How to deal with Negative Anchors
What to do about your negative hot buttons
It happens to everyone.
One minute you’re in a great mood, thinking clearly, looking on the bright side of life. Then something happens and your mood changes and you feel down or irritable.
This occurs because of what NLP calls Negative Anchors. Here is Pegasus NLP we also call them ‘hot buttons’ because it’s as if somebody presses our ‘negative mood’ button and our mood changes instantly! And this can even happen if you are a keen user of NLP, like it did for me the other day.
Rising tension at the supermarket
I was in one of my favourite people-watching places – a supermarket queue. Shopping finished, I’d scanned the checkouts queues and selected one with just one customer. She had just finished packing her goods and was chatting with the cashier as she was getting her purse. I was looking around watching people in the other queues.
Then I noticed that things had slowed down at my checkout.
The woman and the cashier were still talking and she was entering in numbers into the bank card reader with her face just inches from the reader screen. Something was going on and by this stage one of the supervisors had joined in.
“No,” said the cashier “your card’s been blocked”. (Here in the UK if you enter the incorrect PIN number three times the card is blocked – you have to go to a card dispenser or bank to unblock it).
“It’s okay,” said the customer, “I have another card”.
Again there was some discussion among the three of them and, face almost touching the card reader, she entered the numbers.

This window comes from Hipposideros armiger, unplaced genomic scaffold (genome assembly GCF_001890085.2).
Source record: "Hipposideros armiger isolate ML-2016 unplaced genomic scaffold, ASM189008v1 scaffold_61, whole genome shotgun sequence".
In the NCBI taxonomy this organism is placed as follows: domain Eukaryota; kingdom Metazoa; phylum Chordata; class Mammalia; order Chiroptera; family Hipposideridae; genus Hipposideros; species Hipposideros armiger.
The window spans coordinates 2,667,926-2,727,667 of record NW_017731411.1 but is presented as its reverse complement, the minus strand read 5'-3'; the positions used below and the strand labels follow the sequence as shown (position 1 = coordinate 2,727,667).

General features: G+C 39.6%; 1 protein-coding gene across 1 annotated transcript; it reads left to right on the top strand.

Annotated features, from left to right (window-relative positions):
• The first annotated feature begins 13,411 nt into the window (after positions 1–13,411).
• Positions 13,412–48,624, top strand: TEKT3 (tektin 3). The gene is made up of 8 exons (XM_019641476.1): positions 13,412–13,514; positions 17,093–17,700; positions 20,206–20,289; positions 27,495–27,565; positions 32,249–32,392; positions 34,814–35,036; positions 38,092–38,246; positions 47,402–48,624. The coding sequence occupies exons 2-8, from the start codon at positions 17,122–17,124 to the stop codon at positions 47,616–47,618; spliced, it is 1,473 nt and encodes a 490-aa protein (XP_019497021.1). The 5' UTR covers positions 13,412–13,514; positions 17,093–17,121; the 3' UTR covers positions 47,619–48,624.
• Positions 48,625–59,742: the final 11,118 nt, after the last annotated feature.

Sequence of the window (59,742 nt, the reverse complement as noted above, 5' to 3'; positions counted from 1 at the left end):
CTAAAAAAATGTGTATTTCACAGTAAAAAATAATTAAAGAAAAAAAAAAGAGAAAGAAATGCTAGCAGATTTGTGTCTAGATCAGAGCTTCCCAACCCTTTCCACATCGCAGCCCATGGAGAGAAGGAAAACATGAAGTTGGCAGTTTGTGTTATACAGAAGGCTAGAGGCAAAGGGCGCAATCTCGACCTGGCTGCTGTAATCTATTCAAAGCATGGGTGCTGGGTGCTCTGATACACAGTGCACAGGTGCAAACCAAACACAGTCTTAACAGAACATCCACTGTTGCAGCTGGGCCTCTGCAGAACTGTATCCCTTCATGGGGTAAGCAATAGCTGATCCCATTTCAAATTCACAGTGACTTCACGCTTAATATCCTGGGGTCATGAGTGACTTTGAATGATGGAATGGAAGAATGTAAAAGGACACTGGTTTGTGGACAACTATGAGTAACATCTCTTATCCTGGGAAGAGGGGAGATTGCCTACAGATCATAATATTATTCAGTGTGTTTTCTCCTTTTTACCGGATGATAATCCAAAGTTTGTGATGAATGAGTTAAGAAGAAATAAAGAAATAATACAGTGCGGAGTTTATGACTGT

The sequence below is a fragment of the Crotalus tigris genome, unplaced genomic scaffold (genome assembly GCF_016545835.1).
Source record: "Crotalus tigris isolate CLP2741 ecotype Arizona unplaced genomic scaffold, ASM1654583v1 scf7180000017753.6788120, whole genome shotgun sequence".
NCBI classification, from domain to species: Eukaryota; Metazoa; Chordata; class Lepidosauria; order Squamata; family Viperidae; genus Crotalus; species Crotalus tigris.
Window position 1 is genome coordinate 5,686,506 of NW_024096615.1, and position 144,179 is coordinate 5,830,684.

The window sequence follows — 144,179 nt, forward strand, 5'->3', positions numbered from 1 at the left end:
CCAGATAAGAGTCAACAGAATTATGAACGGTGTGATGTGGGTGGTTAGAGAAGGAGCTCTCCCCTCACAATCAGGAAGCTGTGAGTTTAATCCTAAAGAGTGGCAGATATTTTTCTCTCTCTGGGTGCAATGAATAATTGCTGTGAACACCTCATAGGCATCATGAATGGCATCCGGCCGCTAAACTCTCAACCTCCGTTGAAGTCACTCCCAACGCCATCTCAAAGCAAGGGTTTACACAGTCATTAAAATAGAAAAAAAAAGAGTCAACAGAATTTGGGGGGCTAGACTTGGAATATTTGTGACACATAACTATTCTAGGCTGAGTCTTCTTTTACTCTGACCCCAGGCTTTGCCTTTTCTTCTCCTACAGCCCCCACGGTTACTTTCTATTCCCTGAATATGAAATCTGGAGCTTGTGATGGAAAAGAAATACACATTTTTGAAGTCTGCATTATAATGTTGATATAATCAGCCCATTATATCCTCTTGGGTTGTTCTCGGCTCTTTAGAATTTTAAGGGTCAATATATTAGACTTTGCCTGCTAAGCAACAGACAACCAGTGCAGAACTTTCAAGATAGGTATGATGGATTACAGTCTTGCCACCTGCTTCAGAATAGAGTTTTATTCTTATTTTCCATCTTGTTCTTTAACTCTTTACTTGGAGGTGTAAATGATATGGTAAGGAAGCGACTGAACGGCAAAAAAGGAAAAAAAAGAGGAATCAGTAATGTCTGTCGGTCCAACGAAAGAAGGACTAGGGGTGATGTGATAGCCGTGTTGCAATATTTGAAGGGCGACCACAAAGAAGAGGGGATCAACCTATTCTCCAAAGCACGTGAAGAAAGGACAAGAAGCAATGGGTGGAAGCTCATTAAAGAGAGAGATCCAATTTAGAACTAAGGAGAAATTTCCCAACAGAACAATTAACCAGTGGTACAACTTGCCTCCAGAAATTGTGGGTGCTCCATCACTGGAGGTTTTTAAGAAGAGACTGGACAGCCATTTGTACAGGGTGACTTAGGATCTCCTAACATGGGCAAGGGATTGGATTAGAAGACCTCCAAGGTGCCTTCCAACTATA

“No,” said the cashier “that number wasn’t recognised”.
(Now I noticed I was getting impatient and thinking “Oh, for goodness sake, why don’t you give in and use glasses – you obviously can’t see the card reader screen!”)
On her third and final go with that card she got it right and the transaction was accepted! (“Well, thank heavens for that”, I thought to myself, “I can now pay for my shopping scanned and get out of here – I’ve got things to do!”.)
I wasn’t actually irritable, yet, but was definitely moving in that direction.
The pink fluffy glove
Meanwhile the different bank cards were being put back in the purse, the bags and the gloves were gathered and the woman headed off.
And as I was about to pack my carrier bag I noticed the pink fluffy glove. “I think she’s forgotten her glove” I said to the cashier. (I’m quick at summing up situations like this - probably the result of all those years of NLP.)
The cashier shouted after her – but wasn’t heard.
So I grabbed the pink fluffy glove and ran after her. Fortunately she was still in the store - she had paused to reorganise her purse and her handbag and her shopping bags. And then I noticed the pink fluffy bootees. And the pink woolly scarf.
She was about 5 foot high, somewhere in her 50s or 60’s, and looking quite stressed. She looked up at me with big sad eyes, recognised me, and said “I’m so sorry for holding you up...”
Any traces of irritability had faded by now. “You forgot your glove,” I said handing it to her.
“Oh, thank you so much – I’m not having a very good day, am I!?” I said “You’re doing fine – that sort of thing happens to us all at times”.
We smiled and I rushed back to the checkout.
“She'd got confused and left her glasses at home, you know” said the cashier “and had got herself into a bit of a state because she couldn’t see to enter the pin code.”